Maple Vista adopts a ‘no visitors’ policy

IMLAY CITY — Given that senior citizens are considered to be at higher risk of contracting the COVID-19 virus, staff and management at Sanctuary at Maple Vista are taking every measure to ensure the safety and wellness of its residents.

Crystal Campagne, community manager at the Trinity Senior Living Community at 600 Maple Vista Street, says the facility has imposed all mandated safety protocol, including not allowing visits from family members, friends and non-essential health care personnel.

She notes that exceptions will be made only in compassionate care situations, such as ‘end-of-life’ care, which is restricted to the resident’s room only.

Sanctuary at Maple Vista resident Ruth Kumpf makes the most of current conditions by taking her dog, Katie, for a walk.


Affects of isolation

While Maple Vista’s nearly 70 current residents (ages 50-99) are generally adjusting to the new restrictions, Campagne acknowledges the isolation is beginning to take a toll on some.

“It’s definitely hard on them,” she says. “They miss being able to see their families and being with their friends.

“Some of them are sad or disappointed because they’re not able to follow their usual everyday routines, but we are doing what we can to alleviate any sadness or loneliness.”

She notes that modern technology avails them to opportunities to see and speak to their loved ones via Facetime and other social communication vehicles.

Campagne says in the absence of usual social contact among residents, they are encouraged to do crafts, puzzles or other activities in their rooms.

She adds that residents are welcome to leave their apartments to take walks, engage in exercise or shop at the facility’s in-house store.

“Residents are encouraged to walk the property,” says Campagne. “The sidewalks are all covered and we ask that they walk six feet apart.”

She says residents are permitted to sit outside on benches and visit as long as they maintain the required six-foot distances.

“They can also come to public areas to use the wi-fi or computer, to get coffee or tea to go, and to use the laundry areas.”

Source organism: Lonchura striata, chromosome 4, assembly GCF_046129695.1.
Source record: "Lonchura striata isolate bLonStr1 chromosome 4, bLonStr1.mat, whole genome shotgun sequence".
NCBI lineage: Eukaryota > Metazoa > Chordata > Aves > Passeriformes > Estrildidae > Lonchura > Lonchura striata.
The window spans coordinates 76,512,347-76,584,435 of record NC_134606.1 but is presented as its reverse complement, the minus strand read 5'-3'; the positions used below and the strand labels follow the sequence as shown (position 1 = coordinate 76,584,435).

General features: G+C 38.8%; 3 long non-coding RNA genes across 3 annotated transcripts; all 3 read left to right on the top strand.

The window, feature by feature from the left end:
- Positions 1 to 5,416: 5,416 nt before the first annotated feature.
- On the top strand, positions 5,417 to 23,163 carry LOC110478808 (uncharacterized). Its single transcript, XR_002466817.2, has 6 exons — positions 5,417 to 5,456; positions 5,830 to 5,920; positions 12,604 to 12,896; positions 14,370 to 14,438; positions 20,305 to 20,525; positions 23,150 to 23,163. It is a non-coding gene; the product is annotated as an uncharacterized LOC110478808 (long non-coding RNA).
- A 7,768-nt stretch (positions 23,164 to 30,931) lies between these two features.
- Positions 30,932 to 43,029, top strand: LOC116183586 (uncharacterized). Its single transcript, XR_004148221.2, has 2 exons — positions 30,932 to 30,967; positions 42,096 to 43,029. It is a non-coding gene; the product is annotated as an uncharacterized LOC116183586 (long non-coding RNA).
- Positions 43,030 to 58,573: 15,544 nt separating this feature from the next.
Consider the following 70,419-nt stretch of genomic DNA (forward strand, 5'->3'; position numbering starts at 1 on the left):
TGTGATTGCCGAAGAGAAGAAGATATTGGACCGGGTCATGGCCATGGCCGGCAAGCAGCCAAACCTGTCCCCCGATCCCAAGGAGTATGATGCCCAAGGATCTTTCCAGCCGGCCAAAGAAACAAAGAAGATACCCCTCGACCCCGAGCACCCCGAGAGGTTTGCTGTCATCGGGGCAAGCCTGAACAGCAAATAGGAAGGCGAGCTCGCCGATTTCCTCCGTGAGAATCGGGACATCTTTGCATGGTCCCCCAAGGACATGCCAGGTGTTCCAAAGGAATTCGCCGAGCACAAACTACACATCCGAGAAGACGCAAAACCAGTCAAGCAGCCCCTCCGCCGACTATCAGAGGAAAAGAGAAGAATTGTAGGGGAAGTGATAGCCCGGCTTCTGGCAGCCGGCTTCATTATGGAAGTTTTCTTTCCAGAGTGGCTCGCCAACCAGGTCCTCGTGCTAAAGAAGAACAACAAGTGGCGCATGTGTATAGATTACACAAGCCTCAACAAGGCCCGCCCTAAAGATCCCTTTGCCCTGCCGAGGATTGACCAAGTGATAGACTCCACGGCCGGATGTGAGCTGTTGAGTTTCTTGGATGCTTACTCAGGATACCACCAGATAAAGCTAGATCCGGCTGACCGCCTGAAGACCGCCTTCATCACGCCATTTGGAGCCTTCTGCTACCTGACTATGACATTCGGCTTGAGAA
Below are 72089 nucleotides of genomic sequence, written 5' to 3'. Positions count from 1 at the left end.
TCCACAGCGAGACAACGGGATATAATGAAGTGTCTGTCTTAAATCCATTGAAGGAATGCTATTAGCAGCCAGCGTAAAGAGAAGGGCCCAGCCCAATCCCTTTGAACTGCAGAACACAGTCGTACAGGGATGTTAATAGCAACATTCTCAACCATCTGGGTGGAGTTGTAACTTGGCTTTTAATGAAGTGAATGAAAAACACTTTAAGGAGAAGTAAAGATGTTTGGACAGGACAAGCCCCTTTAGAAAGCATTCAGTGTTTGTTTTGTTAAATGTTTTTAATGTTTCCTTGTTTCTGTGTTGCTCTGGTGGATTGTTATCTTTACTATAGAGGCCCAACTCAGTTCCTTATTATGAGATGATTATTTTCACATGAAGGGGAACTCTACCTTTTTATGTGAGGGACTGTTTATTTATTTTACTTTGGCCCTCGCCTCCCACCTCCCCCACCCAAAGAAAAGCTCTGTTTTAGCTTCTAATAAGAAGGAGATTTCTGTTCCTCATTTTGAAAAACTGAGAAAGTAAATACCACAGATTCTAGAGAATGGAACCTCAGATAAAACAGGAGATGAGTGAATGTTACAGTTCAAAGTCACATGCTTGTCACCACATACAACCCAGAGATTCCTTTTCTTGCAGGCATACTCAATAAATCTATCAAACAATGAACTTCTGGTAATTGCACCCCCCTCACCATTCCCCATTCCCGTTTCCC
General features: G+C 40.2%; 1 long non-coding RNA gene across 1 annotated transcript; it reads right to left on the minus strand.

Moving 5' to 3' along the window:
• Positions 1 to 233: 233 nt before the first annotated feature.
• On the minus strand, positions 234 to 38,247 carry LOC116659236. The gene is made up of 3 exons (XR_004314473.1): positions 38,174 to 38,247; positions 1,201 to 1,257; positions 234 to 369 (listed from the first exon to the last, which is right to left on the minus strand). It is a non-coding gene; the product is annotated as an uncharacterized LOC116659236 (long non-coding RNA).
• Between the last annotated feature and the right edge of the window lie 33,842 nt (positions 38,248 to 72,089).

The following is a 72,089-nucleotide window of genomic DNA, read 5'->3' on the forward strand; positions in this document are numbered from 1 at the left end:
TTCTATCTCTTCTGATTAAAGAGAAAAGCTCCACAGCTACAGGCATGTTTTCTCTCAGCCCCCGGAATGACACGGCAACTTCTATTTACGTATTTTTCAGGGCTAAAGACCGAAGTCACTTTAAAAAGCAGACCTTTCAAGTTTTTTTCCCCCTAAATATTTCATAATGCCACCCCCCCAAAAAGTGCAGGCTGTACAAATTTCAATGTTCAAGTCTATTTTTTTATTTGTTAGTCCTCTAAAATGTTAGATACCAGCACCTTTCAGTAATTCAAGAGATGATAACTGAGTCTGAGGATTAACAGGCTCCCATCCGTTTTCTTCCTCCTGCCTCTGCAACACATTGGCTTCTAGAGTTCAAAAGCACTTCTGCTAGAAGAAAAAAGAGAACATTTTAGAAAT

Meanwhile, Maple Vista staff continues to deliver mail and three daily meals to each resident, along with delivering items that have been dropped off by loved ones.

“We will meet those dropping off items in the parking lot so they do not need to enter the community,” says Campagne.

Cards, notes sought

Campagne asks community members of all ages to consider sending along cheerful and supportive cards and letters to Maple Vista residents.

“Letters, photos, crayon drawings, etc. can be addressed to ‘a resident’ and they will be given to those who can use some cheering up,” she says.

Challenges for staff

Campagne says the coronavirus is also impacting the lives of staff members, who are now subject to daily screening procedures that include taking staff members’ temperatures and to assure that they are not exhibiting any symptoms associated with the virus.

“It’s a challenge for everybody,” she says. “But our priority is the health and safety of our residents.

“To be honest, we’d rather have them here with us during this time, — knowing that we
are helping keep them safe.”

Tom Wearing started at the Tri-City Times in 1989, covering the Village of Capac as a beat reporter. He later served stints as assistant editor and editor. Today, he covers Imlay City and Almont as a staff writer. He enjoys music and plays drums and sings with various musical groups in the Detroit Metropolitan area.